I thought I was middle class growing up as a kid. It really wasn’t until I was driving with my mom to start my first day at Stanford University, driving through Palo Alto, that I realized I’m not middle class.
We always had decent food to eat. I never got a pair of Converse. I never had a pair of Levi’s jeans. Never had that kind of stuff, but I always had clothes. It didn’t dawn on me that we were much different than other folks.
Q: How does your upbringing influence your decisions as attorney general?
Everything I do is informed by what I grew up with. I defend immigrants with a passion because I saw immigrants every day of my life. And I know how hard they work. I never saw a day where my dad didn’t work.
My mom came here when she was 18 from Guadalajara, when she married my dad. Didn’t know English. Learned it. She could always find a job, and when she learned English it became easier. But she could never go very high because she never went to college.
So, when someone wants to knock an immigrant, you’re knocking my dad and my mom.
Q: You believe everyone should have access to health care. Was there ever a period in your life when you didn’t have health insurance?
I don’t ever recall a time when I didn’t. That’s why I’m such a big defender of unions. My dad was a construction worker. My dad got to the sixth grade. As difficult as it is for someone with a sixth-grade education to get a decent job, and while being a manual laborer and working construction doesn’t make you a millionaire, if you work for a union it gets you basic benefits.
I knew what it meant to have health insurance, especially on the day my mom ended up having a miscarriage. She was hemorrhaging at home and she had to be rushed to the hospital. There was no hesitation.
We knew we could go to the doctor — and everybody should know that. For me, health care is a right. I’ve been a single-payer advocate all my life.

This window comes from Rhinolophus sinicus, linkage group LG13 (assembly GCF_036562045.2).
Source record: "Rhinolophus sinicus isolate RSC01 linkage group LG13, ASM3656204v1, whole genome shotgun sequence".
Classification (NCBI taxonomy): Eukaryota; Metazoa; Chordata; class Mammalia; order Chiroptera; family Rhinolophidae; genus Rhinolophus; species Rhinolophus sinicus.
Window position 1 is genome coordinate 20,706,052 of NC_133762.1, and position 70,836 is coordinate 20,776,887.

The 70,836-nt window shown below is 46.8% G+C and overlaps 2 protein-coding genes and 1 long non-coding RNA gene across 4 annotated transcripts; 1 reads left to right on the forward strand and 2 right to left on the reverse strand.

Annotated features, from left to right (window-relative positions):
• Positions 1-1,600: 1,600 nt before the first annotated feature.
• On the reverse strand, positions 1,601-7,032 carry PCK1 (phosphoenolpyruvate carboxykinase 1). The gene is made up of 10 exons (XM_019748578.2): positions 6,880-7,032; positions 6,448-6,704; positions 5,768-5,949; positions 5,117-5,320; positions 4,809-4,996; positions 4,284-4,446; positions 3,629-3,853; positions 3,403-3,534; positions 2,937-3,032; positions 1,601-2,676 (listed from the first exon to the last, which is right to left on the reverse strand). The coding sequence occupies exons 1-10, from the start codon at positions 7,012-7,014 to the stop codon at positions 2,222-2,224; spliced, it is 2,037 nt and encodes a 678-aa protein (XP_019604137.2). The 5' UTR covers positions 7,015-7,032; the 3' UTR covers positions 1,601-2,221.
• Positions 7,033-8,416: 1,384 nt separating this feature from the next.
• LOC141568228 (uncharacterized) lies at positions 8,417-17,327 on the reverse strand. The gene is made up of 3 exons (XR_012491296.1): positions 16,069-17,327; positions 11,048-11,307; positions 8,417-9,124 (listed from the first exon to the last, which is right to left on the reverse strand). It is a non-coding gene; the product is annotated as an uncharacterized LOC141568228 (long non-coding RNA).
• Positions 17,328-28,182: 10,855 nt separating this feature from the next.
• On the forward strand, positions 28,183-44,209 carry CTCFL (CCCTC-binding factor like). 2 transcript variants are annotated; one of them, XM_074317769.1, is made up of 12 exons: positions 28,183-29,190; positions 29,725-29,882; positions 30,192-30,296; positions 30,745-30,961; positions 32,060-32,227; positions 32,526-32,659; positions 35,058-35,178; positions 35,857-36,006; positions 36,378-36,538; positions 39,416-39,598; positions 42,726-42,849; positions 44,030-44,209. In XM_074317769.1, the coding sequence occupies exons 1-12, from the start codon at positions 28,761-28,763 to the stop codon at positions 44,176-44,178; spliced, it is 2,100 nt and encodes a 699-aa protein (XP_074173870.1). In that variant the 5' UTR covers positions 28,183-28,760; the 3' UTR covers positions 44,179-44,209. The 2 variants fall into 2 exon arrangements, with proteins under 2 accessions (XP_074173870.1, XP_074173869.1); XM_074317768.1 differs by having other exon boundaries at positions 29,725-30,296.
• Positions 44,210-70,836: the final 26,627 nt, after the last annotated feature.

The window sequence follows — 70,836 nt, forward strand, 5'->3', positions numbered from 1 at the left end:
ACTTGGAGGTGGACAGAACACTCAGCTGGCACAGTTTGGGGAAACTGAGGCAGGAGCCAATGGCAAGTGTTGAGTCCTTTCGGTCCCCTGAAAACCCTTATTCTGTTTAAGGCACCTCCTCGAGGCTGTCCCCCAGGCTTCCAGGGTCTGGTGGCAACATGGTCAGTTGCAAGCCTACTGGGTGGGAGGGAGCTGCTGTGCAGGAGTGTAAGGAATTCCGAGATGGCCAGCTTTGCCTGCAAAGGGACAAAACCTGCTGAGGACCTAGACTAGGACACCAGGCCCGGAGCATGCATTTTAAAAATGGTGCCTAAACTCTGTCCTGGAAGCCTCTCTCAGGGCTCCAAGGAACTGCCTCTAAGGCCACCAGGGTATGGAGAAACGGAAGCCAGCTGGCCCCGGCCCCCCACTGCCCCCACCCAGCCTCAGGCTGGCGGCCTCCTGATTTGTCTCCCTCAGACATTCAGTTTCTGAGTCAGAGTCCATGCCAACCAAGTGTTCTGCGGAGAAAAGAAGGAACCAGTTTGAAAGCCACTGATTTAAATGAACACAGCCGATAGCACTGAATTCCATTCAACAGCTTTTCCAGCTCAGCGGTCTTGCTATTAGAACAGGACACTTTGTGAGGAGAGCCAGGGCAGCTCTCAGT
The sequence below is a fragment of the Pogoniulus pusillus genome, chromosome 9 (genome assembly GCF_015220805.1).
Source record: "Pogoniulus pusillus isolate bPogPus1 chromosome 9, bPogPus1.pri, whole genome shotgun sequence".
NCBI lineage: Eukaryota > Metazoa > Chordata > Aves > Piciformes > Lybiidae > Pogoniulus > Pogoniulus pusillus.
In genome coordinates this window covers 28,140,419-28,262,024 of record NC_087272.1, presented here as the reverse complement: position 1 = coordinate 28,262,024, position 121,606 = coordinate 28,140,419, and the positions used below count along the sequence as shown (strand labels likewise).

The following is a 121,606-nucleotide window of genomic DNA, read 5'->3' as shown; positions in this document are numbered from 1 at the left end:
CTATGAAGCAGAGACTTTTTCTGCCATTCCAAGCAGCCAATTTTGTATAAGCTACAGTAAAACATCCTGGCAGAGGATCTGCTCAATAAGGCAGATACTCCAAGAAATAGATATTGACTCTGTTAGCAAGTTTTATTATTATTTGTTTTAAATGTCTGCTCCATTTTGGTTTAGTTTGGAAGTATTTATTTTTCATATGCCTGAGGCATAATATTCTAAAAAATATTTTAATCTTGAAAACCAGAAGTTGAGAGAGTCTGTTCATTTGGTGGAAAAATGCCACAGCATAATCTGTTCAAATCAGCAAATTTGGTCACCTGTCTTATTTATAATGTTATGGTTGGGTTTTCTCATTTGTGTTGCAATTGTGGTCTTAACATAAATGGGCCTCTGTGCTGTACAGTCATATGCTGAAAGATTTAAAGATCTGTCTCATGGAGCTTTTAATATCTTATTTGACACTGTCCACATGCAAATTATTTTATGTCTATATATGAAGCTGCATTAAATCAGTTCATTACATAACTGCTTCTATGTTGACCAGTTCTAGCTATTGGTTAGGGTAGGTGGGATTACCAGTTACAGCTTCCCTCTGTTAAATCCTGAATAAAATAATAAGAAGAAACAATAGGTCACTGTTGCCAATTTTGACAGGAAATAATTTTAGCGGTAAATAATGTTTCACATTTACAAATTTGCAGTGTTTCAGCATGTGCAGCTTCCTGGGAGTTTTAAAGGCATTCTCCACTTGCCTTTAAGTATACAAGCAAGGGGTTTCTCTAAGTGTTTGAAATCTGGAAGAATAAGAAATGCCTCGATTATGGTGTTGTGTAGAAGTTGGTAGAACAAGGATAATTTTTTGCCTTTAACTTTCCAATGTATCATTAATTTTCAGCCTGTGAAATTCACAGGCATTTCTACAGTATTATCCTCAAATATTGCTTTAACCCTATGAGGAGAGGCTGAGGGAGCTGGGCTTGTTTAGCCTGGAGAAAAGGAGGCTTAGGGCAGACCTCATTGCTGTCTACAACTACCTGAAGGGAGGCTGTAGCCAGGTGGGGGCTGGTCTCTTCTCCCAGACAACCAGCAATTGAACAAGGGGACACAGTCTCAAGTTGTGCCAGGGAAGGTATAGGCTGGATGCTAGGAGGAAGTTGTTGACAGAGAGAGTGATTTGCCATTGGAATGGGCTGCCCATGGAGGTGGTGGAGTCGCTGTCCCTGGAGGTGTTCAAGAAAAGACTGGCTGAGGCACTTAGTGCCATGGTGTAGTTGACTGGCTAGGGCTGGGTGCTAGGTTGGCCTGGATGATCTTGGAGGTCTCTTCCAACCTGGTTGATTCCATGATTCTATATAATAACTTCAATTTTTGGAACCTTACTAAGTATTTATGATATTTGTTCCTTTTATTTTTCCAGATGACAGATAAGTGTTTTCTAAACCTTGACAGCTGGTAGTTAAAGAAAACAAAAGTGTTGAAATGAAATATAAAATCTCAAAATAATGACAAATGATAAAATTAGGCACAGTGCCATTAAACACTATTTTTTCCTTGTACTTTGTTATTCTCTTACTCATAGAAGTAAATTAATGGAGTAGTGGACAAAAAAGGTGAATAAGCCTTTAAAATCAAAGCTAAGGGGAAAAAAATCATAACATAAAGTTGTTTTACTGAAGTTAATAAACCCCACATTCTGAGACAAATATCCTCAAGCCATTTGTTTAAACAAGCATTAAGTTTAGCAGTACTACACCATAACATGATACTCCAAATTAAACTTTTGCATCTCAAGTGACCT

Q: Why do you think it’s important to build coalitions with other states when challenging the Trump administration?
Lifting something by yourself is very difficult. When you get a team to do it, it just clicks so much easier. Maybe it’s because I went through Congress more years in the minority than the majority, where you realize what it takes to actually cobble together a coalition to get something done. Or, maybe it’s just that when you’ve been in a minority all your life, the son of immigrants with very little, you know it takes a team effort.
I got through Stanford knowing my family didn’t have a lot of money, so I had to work, take out student loans and receive help from the government. It was a combination of a lot of things.
Q: What’s your response to critics who say state attorneys general are “militarizing” their office to overturn policies your party can’t block in Congress?
Which of the cases should we not have filed? The one to defend the Affordable Care Act, or the one to prevent women from losing access to birth control, or is it the one to allow DACA Dreamers to be deported, or is it the one to make sure that we are defending against a crazy border wall, or is it the one that should allow predatory for-profit colleges to continue to avoid having to provide relief to students who were defrauded?
We’re not doing this because we’re trying to attack the federal government or because we’ve got it out for this particular president. How would we explain to the people who would have been unprotected why we just watched, why we just spectated?